Exchange Admin Center cmdlet logging: I really liked this capability in Exchange 2010 and was disappointed that Microsoft removed it in the original release of Exchange 2013. With this capability, when you do something in the GUI, you can see the underlying PowerShell commands being executed. It is a great way to learn or simply understand what is happening under the hood. The returned logging feature allows you to capture and review recent commands executed (as many as 500). I really like this feature.
MAPI over HTTP: Now this is an interesting capability. I thought MAPI was dead with Exchange 2013, whose connections were focused on remote procedure calls (RPCs) over HTTP (aka Outlook Anywhere). But in SP1, this new feature (which requires that you run Outlook 2013 SP1) allows for MAPI across HTTP without using RPCs. This will, according to Microsoft, simplify connectivity troubleshooting and improve the user connection experience when resuming from hibernation or when switching networks. To get the full story of how it all works, check out MVP Redmond's "Exchange Server 2013 Transitions from RPC to HTTP" post.
DLP enhancements: Data loss prevention capability exists in the original Exchange 2013 releaase, built on existing features like transport rules and mail tips. SP1 adds new features such as DLP Policy Tips for OWA (Outlook Web Access) and OWA for Devices, DLP Document Fingerprinting, and DLP sensitive information types for new regions.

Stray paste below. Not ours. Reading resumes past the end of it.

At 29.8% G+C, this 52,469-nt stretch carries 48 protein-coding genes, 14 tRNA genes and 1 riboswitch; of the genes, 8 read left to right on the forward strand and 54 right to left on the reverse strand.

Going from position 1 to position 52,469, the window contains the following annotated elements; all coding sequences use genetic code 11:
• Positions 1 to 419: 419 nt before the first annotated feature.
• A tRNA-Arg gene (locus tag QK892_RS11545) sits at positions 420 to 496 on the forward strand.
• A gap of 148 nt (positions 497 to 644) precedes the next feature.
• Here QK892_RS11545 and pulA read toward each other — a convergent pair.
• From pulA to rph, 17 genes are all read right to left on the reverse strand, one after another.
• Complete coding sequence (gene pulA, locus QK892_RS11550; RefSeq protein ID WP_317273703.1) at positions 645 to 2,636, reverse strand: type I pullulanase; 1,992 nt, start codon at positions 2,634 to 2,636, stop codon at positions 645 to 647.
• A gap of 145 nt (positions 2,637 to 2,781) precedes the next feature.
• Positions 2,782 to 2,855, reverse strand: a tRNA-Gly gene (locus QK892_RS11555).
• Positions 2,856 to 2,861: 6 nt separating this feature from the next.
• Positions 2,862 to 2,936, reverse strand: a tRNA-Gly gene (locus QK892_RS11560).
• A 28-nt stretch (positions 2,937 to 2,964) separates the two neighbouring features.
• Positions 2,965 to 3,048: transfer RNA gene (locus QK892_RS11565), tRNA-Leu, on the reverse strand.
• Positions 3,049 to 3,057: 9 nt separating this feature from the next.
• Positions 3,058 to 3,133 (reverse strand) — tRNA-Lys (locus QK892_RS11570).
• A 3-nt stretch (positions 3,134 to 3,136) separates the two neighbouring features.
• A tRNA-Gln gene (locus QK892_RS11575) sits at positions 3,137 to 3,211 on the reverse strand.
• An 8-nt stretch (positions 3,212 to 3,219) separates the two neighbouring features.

Along with those key feature updates, Exchange 2013 adds the following:
- ADFS for OWA: This is claims-based authentication for organizations working with Active Directory Federation Services.
- OWA formatting: OWA now has a rich text editor.
- S/MIME support for OWA returns: OWA users can send and receive signed and encrypted email. This feature requires IE9 or later.
- Database availability groups (DAGs) without Cluster Administration Server (CAS) access points: This optional DAG configuration (aka IP-less DAG) requires Windows Server 2012 R2.
- SSL offloading: This capability lets you move the SSL encryption/decryption workload for inbound CAS connections to a load balancer
SP1 also comes with a host of bug fixes.
Exchange 2013 SP1 brings a healthy set of improvements across the board and shows that the Exchange team at Microsoft is listening to requests and giving folks what they want and need.
This story, "What you need to know about Exchange 2013 SP1," was originally published at InfoWorld.com. Read more of J. Peter Bruzzese's Enterprise Windows blog and follow the latest developments in Windows at InfoWorld.com. For the latest business technology news, follow InfoWorld.com on Twitter.